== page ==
Global pension funds ended a three-year winning streak during the 2018 calendar year with assets under management (AUM) going backwards for the first time since 2015.
According to the Thinking Ahead Institute (TAI) annual survey of the world’s 300 largest pension funds, total AUM slid by 0.4 per cent over the year compared to a 15.1 per cent gain in 2017.
And it was the larger funds hurting the most, the study found, as the top 20 group gave up 1.6 per cent in value over the 12-month period.
“This is the first year since 2012 that the top 20 funds’ share of the total AUM has fallen,” TAI says. “However, the top 20 funds’ growth rate of 4.7% during the period 2013 to 2018 remained higher than the growth rate of 3.9% for the top 300 funds during the same period.”
Over the last five years total AUM in the top 300 funds has increased by more than 21 per cent.
Despite the minor hiccup, AUM of the TAI top 300 pension funds, which includes the NZ Superannuation Fund (NZS), stayed just above the US$18 trillion mark breached for the first time in 2017.
The TAI is part of the Thinking Ahead Group, a research body established by Willis Towers Watson.
In a release, Bob Collie, Thinking Ahead Group head of research, said: “A tougher market environment in 2018 meant AUM growth paused, but the underlying trend remains one of growing pension markets worldwide.”
Markets slumped over the December 2018 quarter but have since recovered most of those losses – albeit in an environment of rising volatility.
“On a weighted average for the top 20, assets are predominantly invested in equities (44.5%) followed by fixed income (37.2%) and alternatives and cash (18.3%),” the TAI release says.
By contrast, NZS currently invests about 80 per cent of its roughly $42 billion in equities.
NZS is the only NZ entry in the TAI top 300, sandwiched at 189 on the list between the Caterpillar fund and a New York State scheme. Almost half of the funds are US-based followed by the UK (24), Canada (17), Australia (16) and Japan (15).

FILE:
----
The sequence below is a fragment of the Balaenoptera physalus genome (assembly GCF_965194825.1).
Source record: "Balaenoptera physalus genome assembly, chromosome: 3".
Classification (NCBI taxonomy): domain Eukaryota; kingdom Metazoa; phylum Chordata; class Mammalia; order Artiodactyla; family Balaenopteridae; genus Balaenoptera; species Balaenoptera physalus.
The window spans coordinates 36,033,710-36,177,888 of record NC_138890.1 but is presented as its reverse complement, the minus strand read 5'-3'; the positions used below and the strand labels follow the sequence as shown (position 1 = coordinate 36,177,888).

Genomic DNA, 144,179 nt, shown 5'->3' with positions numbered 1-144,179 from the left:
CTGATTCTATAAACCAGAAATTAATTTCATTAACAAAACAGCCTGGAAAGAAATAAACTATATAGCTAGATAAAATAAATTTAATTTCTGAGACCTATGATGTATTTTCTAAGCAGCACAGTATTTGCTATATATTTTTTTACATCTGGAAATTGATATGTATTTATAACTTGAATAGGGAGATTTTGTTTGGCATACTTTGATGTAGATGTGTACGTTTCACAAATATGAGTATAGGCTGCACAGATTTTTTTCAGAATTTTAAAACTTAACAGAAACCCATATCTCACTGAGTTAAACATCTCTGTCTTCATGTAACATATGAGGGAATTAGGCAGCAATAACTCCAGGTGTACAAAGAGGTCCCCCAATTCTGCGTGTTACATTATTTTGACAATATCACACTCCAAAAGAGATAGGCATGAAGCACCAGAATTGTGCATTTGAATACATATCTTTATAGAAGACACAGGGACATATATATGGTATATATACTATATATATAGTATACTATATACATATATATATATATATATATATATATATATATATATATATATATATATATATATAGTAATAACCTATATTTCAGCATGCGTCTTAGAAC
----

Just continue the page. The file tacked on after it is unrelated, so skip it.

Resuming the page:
Collie said the larger funds among the top 300 are typically the most innovative.
“The pace of change in the investment world is a challenge, and scale is a huge advantage in a lot of ways,” he said. “Many of the most interesting and important developments start with the largest funds, and as new investment ideas like the total portfolio approach and universal ownership gain traction in these organisations, they influence the whole market.”
Larger funds are increasingly concerned with environmental, social and governance (ESG) factors, sustainability and the broader social responsibilities that comes significant asset ownership, Collie said.
At almost US$1.4 trillion under management, the Japanese Government Pension Fund tops the TAI list while the smallest – the Los Angeles Water and Power scheme – holds about US$14.7 billion.
Over the last five years 26 new funds have made it to the top 300, of which 15 are US-based. Meanwhile, six German pension funds fell out of the elite group during the same period – the most of any country.
The Danish ATP government pension scheme returned to the top 20 in 2018 after dropping out last year – replacing South Africa’s GEPF.
ATP recorded one of its best investment results in the six months to June 30 this year, Bloomberg reported last week.
The ATP fund was up about 32 per cent for the six-month period, attributing much of the performance to its substantial holdings of government and mortgage bonds that represented about a third of the US$230 billion portfolio.
However, Bo Foged, ATP chief, said risks were gathering.
“It is incontestable that when one looks ahead, running a pension fund or a bank in a world where there is zero, or negative rates, it is difficult,” Foged said. “It’s going to be harder to earn money in the future. That’s why I say: we’ve gotten returns in advance.”